Hello Building! You Make Me Feel So Much Better!
You have probably heard of sick buildings and buildings that make you sick, but have you heard of buildings that help you get well? That is the principle behind the unique LEED for Healthcare (LEED-HC) rating system. The idea is that a healthy environment can go hand-in-hand with the health of patients in healthcare facilities. LEED-HC represents collaboration between the U.S. Green Building Council and the Green Guide for Health Care (GGHC). It is an idea whose time has come as the nation increasingly focuses on patient care and healthcare costs.
The GGHC is a best practices guide for health care building that preceded the LEED for Healthcare. LEED-HC takes the GGHC, strengthens it, and establishes minimum requirements for third-party certification. What makes LEED-HC different from other certification categories is that it includes provisions that address healthcare-specific best practices that go beyond just incorporating sustainable building. These provisions are designed to ensure that building occupants are not exposed to an environment that exacerbates existing health conditions or leads to new ones.
Show Me the Evidence
LEED-HC includes credits based on designs that take into account patient health. For example, Sustainable Sites Credit 9.1 is intended to promote the design and construction of outdoor locations that building occupants can use for respite and to promote wellness. In another example, Indoor Environmental Quality Credit 2 – Acoustic Environment provides for the acoustical quality and materials that promote a healing environment.
If you think about it, these credits are a bit remarkable because they are based on evidence-based design strategies. This means that many of the design concepts used in healthcare facilities are based on evidence that they will bring building occupants with medical issues some kind of benefit. The benefit accrued from the physical environment might be a better mood, faster healing, fewer complications, and so on. The desired outcomes can be defined by the healthcare team and researchers, and the project team then matches building features to desired outcomes based on hard evidence.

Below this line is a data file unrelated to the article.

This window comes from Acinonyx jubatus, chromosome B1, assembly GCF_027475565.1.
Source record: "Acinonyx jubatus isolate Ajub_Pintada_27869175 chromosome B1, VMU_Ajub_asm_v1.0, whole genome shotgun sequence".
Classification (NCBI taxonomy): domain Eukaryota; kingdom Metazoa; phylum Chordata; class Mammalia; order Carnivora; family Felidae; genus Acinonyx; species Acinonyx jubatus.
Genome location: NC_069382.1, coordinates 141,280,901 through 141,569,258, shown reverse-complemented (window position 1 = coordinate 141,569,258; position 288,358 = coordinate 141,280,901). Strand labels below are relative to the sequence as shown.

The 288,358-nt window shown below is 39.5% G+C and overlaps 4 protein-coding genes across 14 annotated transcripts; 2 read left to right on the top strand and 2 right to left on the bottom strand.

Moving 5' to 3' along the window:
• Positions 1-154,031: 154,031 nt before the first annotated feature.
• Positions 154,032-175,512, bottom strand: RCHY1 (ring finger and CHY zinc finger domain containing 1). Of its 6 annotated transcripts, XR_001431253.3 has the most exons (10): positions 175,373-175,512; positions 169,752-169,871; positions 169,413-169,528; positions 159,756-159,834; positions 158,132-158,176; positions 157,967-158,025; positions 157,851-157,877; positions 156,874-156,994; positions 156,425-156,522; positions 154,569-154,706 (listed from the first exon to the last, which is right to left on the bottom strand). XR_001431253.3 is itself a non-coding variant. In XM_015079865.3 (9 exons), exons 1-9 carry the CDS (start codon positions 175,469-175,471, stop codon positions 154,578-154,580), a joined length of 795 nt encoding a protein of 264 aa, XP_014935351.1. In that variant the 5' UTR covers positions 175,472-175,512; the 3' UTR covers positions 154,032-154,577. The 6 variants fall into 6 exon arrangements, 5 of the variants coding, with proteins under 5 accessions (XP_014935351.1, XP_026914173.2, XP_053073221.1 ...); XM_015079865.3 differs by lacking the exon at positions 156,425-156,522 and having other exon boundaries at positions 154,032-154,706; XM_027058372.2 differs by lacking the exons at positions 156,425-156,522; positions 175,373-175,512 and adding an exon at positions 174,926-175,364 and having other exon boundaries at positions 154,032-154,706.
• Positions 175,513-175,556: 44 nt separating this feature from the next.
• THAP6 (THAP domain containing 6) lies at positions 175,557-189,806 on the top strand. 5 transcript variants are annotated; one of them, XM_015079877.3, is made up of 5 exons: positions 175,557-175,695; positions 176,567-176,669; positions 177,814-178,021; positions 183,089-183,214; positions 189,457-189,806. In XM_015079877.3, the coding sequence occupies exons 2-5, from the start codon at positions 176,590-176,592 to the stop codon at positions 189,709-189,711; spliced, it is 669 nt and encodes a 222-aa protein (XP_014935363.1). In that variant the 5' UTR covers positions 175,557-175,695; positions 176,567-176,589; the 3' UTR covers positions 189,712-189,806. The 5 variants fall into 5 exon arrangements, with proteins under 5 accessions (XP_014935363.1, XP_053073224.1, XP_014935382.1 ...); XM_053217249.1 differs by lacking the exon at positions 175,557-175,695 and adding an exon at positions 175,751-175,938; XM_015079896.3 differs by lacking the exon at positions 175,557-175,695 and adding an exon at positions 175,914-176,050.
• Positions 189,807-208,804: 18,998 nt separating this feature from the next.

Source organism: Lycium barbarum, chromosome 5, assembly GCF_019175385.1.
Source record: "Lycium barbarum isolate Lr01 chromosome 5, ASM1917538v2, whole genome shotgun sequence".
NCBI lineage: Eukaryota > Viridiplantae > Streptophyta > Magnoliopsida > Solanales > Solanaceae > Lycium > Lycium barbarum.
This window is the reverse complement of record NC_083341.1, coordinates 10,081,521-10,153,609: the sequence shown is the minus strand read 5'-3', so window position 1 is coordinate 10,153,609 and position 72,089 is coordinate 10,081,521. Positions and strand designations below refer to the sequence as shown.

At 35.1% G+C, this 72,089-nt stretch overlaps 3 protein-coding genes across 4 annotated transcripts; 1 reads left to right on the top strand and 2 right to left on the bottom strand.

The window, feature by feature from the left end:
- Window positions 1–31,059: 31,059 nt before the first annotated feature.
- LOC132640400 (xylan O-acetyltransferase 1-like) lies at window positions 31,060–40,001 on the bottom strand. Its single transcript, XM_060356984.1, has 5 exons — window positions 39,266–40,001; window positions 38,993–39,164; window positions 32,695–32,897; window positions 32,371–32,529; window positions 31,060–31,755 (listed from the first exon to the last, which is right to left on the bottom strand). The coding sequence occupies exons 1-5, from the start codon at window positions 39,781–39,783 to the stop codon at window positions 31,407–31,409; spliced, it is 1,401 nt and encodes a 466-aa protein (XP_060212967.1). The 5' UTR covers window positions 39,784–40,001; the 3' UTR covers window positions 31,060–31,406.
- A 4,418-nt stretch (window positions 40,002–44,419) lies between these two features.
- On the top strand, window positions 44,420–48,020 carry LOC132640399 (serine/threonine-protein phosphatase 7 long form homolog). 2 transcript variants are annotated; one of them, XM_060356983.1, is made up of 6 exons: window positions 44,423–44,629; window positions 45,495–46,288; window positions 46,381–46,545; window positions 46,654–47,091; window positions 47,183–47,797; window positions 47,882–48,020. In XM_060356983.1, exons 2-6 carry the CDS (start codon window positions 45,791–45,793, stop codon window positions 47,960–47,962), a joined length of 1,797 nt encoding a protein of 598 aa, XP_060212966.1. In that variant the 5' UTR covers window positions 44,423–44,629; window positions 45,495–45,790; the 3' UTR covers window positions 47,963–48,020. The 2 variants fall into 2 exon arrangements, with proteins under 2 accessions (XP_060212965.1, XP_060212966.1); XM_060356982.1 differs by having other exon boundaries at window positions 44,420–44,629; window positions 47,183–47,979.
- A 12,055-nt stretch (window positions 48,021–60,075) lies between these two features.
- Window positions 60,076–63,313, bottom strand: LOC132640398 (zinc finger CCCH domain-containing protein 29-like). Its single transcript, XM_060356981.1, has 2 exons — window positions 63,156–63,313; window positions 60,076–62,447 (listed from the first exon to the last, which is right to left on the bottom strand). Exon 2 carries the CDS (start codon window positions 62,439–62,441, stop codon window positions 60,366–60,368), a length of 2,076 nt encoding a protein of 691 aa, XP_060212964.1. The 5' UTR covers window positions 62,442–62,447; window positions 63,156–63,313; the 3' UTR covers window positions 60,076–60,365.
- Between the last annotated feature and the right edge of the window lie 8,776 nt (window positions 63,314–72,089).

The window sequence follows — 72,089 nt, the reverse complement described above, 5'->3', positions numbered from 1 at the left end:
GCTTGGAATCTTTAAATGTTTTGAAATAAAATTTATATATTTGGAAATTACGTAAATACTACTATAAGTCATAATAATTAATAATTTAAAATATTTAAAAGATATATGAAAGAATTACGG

Show Me the Money
Though evidence-based design is now an accepted concept, it is not widely known outside of the healthcare industry. That said, anyone who has ever walked into a room and discovered it created a sense of calm, and; thus, lowered stress levels, can understand the idea behind the concept. We know well-lit, cheerful rooms and certain paint colors can actually lower blood pressure. That is the principle behind evidence-based design.
Of course, there are going to be economic returns through the use of form and space to improve patient wellness and the well-being of occupants. For example, if people heal faster, they are able to leave the hospital sooner, and that lowers health care costs. For this reason, there is no doubt that the idea of evidence-based design will expand beyond healthcare facilities one day, as the concept is increasingly embraced by architects, engineers, and building owners.
Have you ever experienced a feeling of wellness or of lower stress in certain buildings? Was it a healthcare facility?